understanding (MOU) for the development and sales of Electrovaya’s integrated advanced battery storage systems for both stationary power and smart grid systems applications, initially targeted for the Japanese market.
The emerging stationary, smart-grid and electric vehicle (battery and plug-in hybrid) markets require large battery systems that are high performance and cost-effective. This is where Electrovaya’s proprietary battery technology advantages are most evident and are a natural technology market fit,” added Dr. DasGupta. “Our Lithium Ion SuperPolymer® battery technology is distinguished by two critical features: 1) superior energy density results in smaller and lighter battery systems, and 2) our large-format prismatic cell design enables large-system scale up. These two features together enable custom energy storage solutions that overcome the standard challenges of packaging, performance and volume cost,” continued Dr. DasGupta.
Mitsubishi Heavy Industires, Ltd. has developed medium and large format lithium ion batteries but have only made them available on a sample basis. They have recently announced plans to move toward large scale manufacturing of these batteries:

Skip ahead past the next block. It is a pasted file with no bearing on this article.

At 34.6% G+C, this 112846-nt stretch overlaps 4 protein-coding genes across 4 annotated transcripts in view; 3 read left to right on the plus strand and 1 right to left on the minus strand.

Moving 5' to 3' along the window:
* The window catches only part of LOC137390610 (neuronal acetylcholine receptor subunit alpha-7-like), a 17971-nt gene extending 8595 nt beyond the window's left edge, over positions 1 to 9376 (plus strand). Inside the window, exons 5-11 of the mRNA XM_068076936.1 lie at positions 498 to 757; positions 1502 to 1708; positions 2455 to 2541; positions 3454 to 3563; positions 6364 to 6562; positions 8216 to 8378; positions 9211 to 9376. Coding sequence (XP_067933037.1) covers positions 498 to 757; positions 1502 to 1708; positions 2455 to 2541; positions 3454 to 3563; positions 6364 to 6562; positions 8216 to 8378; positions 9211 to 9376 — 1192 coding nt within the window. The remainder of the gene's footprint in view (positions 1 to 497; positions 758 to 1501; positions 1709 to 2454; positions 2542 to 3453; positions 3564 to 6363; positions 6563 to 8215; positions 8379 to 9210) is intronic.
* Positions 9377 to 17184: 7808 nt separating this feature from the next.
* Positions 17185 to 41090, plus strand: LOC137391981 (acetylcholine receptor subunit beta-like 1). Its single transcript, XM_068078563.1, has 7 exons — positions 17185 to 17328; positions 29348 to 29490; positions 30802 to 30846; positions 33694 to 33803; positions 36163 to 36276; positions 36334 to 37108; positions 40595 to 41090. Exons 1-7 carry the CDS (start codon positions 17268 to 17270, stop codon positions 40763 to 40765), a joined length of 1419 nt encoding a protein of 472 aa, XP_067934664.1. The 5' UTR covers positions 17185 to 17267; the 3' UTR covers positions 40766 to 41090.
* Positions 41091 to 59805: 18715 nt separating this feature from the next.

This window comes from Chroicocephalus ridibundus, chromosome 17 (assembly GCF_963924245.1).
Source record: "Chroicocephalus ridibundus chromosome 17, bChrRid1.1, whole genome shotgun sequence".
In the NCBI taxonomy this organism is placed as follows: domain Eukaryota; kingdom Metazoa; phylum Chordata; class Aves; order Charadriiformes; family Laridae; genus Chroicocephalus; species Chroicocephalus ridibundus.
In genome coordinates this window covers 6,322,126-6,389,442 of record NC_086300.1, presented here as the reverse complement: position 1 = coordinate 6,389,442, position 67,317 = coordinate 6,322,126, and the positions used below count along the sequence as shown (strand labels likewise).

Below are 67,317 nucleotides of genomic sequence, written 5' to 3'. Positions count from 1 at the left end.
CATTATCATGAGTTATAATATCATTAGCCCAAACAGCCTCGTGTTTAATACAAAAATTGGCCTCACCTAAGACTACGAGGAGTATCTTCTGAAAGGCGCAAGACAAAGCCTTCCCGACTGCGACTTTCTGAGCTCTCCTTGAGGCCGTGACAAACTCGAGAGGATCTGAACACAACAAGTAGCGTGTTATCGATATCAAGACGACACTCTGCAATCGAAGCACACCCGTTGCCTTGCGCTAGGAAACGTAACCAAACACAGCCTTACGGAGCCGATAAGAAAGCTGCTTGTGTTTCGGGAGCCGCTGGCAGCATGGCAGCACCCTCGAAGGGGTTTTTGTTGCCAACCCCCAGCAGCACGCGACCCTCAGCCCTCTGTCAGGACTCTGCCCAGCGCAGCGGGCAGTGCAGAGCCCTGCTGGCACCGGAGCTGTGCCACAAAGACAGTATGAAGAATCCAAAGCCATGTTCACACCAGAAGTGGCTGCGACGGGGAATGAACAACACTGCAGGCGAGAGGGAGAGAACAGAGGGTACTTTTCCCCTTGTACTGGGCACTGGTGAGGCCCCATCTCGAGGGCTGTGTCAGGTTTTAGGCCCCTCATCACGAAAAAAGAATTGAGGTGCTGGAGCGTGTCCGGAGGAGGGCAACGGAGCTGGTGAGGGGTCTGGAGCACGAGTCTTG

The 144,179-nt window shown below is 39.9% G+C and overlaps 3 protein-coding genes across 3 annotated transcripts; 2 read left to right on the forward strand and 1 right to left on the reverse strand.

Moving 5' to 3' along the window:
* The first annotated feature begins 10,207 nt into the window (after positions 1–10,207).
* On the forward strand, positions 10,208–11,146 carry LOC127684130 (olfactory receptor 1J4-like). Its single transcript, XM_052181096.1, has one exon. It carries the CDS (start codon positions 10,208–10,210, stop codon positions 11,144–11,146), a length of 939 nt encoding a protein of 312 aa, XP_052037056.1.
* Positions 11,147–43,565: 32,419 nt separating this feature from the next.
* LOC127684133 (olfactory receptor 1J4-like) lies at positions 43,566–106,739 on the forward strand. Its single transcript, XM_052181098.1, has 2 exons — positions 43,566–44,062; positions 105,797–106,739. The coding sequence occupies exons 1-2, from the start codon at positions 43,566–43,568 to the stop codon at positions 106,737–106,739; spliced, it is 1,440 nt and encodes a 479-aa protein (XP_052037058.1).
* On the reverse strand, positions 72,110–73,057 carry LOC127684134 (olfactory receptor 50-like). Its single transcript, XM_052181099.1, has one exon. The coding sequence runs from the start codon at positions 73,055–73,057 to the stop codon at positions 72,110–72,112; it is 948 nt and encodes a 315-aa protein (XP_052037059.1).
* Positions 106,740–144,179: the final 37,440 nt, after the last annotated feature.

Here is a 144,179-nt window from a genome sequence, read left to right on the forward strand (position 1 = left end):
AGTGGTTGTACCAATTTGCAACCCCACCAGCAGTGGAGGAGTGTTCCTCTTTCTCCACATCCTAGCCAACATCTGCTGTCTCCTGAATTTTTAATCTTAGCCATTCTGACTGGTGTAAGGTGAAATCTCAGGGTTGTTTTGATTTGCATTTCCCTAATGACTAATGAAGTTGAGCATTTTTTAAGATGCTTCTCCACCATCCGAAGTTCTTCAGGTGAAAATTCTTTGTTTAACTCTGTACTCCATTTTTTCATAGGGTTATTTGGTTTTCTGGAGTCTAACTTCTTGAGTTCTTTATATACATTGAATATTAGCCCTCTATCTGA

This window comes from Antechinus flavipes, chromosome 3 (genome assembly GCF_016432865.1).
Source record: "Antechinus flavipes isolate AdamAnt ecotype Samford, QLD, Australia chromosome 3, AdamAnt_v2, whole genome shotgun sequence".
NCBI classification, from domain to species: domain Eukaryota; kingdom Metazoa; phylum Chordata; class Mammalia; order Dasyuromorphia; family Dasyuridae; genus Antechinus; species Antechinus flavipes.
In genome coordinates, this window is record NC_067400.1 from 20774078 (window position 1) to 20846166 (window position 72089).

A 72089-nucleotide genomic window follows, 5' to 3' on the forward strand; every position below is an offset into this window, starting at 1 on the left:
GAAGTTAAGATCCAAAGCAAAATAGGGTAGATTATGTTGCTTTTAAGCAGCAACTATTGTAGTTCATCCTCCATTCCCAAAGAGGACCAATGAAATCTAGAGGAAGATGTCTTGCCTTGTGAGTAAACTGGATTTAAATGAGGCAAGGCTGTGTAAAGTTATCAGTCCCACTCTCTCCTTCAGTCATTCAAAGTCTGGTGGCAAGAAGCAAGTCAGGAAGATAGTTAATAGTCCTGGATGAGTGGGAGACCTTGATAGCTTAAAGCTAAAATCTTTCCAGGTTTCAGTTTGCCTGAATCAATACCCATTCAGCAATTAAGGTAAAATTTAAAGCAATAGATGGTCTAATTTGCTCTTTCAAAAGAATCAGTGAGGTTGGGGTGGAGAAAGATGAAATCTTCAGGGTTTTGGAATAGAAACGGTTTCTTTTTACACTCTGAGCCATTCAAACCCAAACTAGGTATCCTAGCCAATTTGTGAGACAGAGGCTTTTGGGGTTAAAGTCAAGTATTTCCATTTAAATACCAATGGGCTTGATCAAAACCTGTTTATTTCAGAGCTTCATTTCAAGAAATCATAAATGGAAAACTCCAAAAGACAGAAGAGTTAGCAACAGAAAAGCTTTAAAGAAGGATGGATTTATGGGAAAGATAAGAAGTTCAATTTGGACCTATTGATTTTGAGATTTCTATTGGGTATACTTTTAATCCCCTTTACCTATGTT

Tokyo, August 26, 2009 - Mitsubishi Heavy Industries, Ltd. (MHI) has decided to build a commercial production verification plant in Nagasaki Prefecture and launch its operation by autumn 2010 in a move toward the company's full-scale entry into the lithium-ion secondary battery market. The new plant, to be built within the company's Nagasaki Shipyard & Machinery Works, will have a production capacity of 66 MWh (megawatt hours) of batteries a year, which is equivalent to 400,000 medium-size cells. The batteries were developed in a 20-year-long joint research and development project with Kyushu Electric Power Co., Inc.
To date MHI has supplied the batteries for sample use, but now it has opted to place them on the market. The company looks to promote lithium-ion secondary battery business through a companywide initiative and will begin by incorporating the batteries into its various products, such as forklift trucks and wind turbine power generation systems. In conjunction with this initiative, MHI will launch a new Joint Lithium Battery Operations Department effective October 1st.